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The state Capitol is ready to rock and roll.

In a ceremony Monday, dignitaries in hard hats released the final stabilizing pier in a more than $60 million seismic retrofit begun in 2004 that would allow the 90-year-old symbol of Utah government to shimmy rather than collapse in an earthquake. The total cost of the ongoing Capitol restoration is projected at $212 million.

The couple dozen engineers, architects and restoration workers were celebratory, despite the ceremony taking place in the Capitol's cavernous concrete-reinforced basement, what Rep. Wayne Harper, R-West Jordan, referred to as "the bowels of the Great Lady of Utah."

Harper, Senate President John Valentine and House Minority Leader Ralph Becker used a golden wrench to unthread nuts the size of a child's fist from the final plates holding the so-called isolators in place. The massive seismic dampeners had been locked in place until foundation work was completed.

Each isolator contains a stack of yard-wide disks of rubber, stainless steel and lead that would allow the 84,000-ton building to slide "like a brick on rollers" to absorb tremors, said structural engineer Jerod Johnson.

Workers already had removed the locking plates from the other 265 subterranean isolators and as soon as the four plates came off the last pier, which supports a section of the rotunda, the Capitol was free to roam two feet in any direction to shrug off an earthquake of as much as 7.3 magnitude.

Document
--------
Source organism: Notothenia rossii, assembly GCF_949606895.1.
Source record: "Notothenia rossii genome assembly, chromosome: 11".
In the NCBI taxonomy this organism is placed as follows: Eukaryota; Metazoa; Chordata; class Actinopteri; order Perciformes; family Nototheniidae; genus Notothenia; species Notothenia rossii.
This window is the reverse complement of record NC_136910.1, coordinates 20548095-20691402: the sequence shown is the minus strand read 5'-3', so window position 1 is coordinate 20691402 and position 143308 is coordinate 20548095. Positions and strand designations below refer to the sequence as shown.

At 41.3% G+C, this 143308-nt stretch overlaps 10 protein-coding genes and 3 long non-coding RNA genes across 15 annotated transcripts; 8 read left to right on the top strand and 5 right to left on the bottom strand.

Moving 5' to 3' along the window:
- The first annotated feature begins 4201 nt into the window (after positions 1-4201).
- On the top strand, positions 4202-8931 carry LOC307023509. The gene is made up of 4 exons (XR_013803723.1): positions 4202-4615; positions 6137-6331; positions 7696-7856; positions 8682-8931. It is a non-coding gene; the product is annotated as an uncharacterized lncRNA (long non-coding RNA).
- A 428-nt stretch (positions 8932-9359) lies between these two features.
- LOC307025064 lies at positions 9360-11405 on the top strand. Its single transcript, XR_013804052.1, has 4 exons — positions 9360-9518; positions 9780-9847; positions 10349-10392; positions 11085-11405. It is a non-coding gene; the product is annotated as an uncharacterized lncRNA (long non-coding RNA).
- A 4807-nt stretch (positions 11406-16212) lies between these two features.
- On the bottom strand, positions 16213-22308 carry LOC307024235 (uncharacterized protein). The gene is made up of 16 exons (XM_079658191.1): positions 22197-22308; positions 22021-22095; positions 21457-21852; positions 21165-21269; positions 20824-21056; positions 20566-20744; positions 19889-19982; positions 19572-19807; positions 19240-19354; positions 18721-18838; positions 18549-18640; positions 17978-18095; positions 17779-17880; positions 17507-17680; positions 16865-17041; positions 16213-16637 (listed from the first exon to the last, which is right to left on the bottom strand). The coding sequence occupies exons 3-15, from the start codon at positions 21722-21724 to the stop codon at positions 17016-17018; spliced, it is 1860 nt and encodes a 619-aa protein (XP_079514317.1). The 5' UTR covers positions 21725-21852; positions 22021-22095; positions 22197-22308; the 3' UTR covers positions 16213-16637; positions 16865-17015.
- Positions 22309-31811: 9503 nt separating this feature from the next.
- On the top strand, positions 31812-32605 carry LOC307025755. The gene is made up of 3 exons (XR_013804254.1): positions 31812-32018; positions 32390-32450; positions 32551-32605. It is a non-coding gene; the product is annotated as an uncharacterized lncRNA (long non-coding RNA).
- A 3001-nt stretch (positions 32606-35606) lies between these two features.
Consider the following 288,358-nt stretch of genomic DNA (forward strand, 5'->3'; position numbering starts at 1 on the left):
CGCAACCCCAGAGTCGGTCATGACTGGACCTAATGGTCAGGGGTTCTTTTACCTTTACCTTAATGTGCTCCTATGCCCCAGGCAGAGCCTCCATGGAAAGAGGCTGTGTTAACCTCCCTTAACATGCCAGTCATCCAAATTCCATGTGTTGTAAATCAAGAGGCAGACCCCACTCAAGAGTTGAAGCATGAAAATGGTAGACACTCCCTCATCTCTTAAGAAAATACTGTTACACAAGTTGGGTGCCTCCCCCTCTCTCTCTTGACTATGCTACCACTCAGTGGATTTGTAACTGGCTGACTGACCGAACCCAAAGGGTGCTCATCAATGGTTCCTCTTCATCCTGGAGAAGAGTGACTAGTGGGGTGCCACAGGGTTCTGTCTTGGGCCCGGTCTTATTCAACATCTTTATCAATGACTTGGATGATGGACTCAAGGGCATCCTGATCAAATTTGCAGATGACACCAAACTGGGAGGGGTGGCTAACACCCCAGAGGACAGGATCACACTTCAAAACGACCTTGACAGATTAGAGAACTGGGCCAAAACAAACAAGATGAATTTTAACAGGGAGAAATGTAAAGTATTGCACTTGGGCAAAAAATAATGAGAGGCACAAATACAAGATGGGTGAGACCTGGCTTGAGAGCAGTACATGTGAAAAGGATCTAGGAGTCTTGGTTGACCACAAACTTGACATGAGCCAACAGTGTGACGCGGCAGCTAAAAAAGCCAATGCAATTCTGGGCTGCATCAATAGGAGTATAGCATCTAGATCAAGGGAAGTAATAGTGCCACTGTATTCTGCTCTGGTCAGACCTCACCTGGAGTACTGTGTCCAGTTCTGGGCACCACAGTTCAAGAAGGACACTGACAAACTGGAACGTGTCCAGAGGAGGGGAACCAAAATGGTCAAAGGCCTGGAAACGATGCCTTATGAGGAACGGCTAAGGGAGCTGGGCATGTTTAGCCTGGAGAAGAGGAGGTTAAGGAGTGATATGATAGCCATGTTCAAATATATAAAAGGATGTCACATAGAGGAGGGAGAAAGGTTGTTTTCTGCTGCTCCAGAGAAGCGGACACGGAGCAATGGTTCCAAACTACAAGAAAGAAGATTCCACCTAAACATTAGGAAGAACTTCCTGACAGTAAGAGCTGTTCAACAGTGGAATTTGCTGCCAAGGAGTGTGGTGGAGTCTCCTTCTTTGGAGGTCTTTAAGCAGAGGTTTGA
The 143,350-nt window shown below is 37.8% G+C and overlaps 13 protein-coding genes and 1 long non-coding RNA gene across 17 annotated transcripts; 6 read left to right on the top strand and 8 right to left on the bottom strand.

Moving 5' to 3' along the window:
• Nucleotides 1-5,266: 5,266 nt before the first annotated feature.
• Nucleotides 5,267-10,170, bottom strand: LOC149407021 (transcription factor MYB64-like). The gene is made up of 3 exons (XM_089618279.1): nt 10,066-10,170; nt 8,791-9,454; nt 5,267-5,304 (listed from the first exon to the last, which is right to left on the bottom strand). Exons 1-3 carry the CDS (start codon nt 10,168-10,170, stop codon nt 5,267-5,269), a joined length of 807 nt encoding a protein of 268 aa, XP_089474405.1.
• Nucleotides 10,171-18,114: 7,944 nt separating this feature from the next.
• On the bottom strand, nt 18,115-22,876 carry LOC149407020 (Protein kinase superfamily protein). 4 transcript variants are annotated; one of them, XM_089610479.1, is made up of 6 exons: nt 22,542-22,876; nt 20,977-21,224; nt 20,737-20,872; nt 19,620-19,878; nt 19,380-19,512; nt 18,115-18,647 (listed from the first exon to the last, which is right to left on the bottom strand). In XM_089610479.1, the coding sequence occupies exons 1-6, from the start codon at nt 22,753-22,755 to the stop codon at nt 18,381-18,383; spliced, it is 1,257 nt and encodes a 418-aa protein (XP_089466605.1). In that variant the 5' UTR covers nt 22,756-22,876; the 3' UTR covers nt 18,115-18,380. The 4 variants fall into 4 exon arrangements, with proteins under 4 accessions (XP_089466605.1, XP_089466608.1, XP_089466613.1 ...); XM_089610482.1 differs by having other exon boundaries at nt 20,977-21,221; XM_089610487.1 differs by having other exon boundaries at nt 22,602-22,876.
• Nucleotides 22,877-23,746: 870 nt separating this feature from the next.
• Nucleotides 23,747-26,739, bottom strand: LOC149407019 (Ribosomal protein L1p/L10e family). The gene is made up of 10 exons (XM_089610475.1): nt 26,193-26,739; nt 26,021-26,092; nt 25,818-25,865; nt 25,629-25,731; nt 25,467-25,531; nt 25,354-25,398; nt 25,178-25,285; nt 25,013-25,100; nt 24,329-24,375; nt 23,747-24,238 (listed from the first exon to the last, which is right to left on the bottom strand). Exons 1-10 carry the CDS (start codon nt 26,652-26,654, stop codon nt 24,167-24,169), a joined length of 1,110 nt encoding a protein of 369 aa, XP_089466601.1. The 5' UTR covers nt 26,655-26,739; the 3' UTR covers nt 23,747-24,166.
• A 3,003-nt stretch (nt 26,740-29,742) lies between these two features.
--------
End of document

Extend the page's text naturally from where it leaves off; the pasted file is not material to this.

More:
That is the maximum predicted earthquake in Utah, said Johnson. "We could call that a doomsday event." The Northridge, Calif., earthquake in 1994, by comparison, registered 6.9 on the Richter Scale.

With the most important aspect of the retrofit finished, only about 20 percent to 25 percent of the work at the Capitol remains. And that's mostly finishing work, said Capitol architect David Hart.

The project should be wrapped up, on time, by late November or early December in time for the next Legislative session.

Hart said it is customary to throw a "topping-out" party when steel workers place the final beam in a high rise. Because the most important goal of the Capitol restoration is to protect it from earthquakes, "We are having a bottoming out - or a release-the-Capitol - party," Hart said.

"Amen," said state heritage preservation officer Wilson Martin as the last nuts were removed, adding, "Before we have an earthquake." Until the isolators were freed, the Capitol was actually at higher risk to damage from tremors.

While the ground rocks during an earthquake, the stabilization system would allow the Capitol to waltz for about four seconds - two seconds in one direction and two-seconds back - before settling back on its isolators.

The science of seismic stabilization still is being developed, Hart said, and the Capitol - which is less than 400 feet from the Wasatch Fault line - will become an experimental lab "when we have an earthquake."

Workers will soon install motion-measuring instruments that will be monitored at the University of Utah geology department.

"When we have an earthquake we will be able to see the effect on the building." Hart said. The instruments would measure the Capitol's movement during the tremors - what engineers call "scragging;" its maximum acceleration and how it settles back on to its supports.

"We will be able to use that information to improve the next building and the next," Hart said.